British school to reinstate teachers

Updated 12 November 2013

British school to reinstate teachers

The Jeddah Prep and Grammar School (The International British/Dutch School) in Jeddah is planning to reinstate seven Saudi teachers after their dismissal in the absence of the principal of the school, Arshad Iqbal Ashraf.
Ashraf told Arab News that the decision was taken while he was on vacation and that he was neither consulted nor informed about it.
“The seven teachers who were terminated have to have their jobs back. They are excellent teachers and their dismissal was unfair. Now that I am back, I will ensure that they are reinstated as soon as possible,” he said.
The Saudi teachers were fired from the school “for no reason,” and had to leave immediately without their belongings or even abayas.
“I think it is the interim committee which is to blame for the incident. After all, the new head teacher was not qualified for the job and neither did she have a valid visa to work at the school,” said Ashraf. “She shouldn’t have been hired in the first place.”
He said that the decision of terminating the teachers should not have been taken in his absence, because the board had appointed him as head teacher. Moreover, he was only on vacation and had not been dismissed.
He explained that the school management had created a new committee while he was away, which did not fulfill the requirement of having British parents as part of the committee according to the rules laid out by the Ministry of Education.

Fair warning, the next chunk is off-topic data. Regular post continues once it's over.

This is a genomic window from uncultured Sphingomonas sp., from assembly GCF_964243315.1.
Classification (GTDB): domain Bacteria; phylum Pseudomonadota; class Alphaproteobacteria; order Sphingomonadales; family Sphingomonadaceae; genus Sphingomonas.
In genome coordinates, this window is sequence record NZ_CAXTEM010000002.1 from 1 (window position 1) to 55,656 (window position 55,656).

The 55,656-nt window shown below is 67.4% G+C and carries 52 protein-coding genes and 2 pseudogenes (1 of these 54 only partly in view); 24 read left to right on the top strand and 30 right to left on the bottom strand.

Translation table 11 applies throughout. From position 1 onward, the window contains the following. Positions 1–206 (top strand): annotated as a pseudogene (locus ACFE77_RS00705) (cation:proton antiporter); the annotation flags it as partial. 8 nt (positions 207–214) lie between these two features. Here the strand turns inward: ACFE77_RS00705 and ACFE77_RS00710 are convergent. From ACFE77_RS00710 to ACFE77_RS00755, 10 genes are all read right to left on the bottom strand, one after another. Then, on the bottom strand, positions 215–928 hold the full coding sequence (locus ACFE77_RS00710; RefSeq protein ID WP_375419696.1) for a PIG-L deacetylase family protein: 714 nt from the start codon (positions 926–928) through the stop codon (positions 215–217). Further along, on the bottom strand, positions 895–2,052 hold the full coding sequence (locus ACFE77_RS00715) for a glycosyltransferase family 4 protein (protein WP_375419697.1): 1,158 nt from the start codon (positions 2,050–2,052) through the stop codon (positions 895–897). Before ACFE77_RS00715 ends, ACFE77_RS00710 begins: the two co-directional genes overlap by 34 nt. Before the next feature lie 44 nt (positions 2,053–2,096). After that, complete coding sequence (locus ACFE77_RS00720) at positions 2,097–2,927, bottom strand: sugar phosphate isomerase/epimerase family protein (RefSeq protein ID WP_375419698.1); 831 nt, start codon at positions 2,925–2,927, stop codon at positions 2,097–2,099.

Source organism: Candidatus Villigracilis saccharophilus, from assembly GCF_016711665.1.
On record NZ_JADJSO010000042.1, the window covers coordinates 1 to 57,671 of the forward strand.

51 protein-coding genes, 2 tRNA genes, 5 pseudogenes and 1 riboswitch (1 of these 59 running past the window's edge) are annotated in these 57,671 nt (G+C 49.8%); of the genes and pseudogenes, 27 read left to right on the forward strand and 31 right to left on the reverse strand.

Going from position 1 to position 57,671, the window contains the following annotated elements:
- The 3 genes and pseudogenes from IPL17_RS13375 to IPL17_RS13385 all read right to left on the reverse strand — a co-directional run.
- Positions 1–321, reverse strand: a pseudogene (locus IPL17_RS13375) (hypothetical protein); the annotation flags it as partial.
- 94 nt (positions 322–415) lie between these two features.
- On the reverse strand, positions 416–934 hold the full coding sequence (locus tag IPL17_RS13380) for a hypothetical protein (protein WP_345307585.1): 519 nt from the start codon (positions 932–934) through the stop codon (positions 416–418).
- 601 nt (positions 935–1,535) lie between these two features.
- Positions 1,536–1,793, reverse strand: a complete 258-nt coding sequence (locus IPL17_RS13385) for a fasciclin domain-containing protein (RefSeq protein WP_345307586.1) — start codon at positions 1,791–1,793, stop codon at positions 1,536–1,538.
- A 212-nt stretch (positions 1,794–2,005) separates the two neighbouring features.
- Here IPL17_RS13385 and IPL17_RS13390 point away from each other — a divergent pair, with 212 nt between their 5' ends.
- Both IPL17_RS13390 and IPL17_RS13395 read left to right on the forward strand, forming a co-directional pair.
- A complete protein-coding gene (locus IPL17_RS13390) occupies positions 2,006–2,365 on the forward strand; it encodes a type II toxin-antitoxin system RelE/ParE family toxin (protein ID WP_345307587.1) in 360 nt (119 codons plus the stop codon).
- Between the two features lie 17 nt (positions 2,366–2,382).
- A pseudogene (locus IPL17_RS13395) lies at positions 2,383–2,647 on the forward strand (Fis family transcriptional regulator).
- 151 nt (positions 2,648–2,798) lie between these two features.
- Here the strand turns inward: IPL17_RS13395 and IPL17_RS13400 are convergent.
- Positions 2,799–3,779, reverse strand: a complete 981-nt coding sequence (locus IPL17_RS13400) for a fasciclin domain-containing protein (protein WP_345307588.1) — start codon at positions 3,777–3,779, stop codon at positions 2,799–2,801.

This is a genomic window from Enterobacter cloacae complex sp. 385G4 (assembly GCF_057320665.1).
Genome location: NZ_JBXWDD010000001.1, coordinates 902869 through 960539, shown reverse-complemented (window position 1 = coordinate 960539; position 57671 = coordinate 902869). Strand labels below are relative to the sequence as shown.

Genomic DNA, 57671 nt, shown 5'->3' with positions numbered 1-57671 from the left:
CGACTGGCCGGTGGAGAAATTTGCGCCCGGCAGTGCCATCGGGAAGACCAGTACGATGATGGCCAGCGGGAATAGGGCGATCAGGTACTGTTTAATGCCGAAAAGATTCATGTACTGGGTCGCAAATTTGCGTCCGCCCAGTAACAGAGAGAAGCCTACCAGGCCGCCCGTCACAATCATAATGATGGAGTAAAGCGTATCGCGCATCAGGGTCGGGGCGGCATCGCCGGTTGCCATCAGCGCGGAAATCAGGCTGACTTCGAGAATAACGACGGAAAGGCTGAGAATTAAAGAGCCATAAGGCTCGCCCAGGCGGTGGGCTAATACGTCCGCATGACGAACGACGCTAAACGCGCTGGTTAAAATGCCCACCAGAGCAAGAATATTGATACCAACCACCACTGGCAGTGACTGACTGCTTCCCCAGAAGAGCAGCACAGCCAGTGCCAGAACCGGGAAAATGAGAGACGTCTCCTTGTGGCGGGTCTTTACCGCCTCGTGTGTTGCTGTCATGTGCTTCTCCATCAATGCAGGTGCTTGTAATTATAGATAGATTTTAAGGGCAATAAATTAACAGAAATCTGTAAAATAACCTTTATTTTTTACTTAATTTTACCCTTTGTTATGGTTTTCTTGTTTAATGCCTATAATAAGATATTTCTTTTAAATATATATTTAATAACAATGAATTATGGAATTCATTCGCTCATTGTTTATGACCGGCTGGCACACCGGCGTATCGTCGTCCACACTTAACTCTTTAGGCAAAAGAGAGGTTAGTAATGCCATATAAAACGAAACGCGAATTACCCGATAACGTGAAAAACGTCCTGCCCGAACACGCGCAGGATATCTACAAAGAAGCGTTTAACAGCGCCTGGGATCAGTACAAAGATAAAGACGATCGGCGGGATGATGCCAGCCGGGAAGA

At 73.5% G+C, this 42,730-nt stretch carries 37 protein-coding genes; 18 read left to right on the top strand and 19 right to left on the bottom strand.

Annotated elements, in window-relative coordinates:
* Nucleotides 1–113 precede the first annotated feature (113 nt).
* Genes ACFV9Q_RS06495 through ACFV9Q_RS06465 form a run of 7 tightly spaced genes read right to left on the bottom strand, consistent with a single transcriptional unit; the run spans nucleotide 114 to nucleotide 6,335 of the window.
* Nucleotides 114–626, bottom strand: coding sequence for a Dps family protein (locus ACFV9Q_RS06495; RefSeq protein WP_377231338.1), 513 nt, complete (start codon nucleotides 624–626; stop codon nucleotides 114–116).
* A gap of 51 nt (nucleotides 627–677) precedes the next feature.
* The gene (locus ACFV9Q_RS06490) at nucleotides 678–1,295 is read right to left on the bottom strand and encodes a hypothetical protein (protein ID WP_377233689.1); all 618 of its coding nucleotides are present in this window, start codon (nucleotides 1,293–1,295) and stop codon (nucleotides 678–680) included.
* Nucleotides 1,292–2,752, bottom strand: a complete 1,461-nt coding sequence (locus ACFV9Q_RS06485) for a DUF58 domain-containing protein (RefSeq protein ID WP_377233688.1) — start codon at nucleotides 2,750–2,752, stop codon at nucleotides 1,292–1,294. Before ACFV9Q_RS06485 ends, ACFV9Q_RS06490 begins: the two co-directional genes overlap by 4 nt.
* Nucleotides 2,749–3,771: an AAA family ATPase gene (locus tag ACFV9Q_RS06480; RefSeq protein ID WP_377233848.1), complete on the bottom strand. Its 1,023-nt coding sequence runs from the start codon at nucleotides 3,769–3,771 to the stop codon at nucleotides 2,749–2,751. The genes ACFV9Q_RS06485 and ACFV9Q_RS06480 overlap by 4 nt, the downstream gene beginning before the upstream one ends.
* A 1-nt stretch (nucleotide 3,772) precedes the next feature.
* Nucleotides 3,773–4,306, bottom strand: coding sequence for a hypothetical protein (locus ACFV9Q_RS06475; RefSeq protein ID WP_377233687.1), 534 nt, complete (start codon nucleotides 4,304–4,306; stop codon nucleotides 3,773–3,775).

“Although it was a temporary committee lasting for only three months, they should have still followed the regulations of the ministry,” he said.
Ashraf also complained that he had recruited more than nine teachers from the UK on the official visas of the school but the management was unable to provide them iqamas (work permits) on time so they had to go back.
“We spend a lot of time and effort to hire teachers and it is sad that they have to leave their jobs. I am trying to bring them back now,” he said. “The school has been running smoothly for almost 46 years and our students are in high positions in well-known universities around the world,” said Ashraf. “We select our teachers not only for their qualifications but also for their moral conduct.”
He said that he was very disappointed but that he would not let anyone ruin the school’s reputation. “My first priority is to stabilize the educational environment as this incident has given the school a lot of negative publicity,” he said.
The Labor Court has ordered the reinstatement of the seven teachers and for Ashraf to remain head teacher of the school.

 

Note: An earlier version of this article incorrectly named the school concerned.


Riyadh roads turn green as world’s largest urban greening project branches out

Based on experience, roads and streets without trees contain eight to 10 times the amount of dust compared with streets lined with trees on both sides. (Photo/Supplied)
Updated 03 August 2020

Riyadh roads turn green as world’s largest urban greening project branches out

  • Capital gets a facelift as Vision 2030 program works to plant 7.5 million trees
  • Most of the tree species used in the project are from a well-developed local environment with low agricultural service and care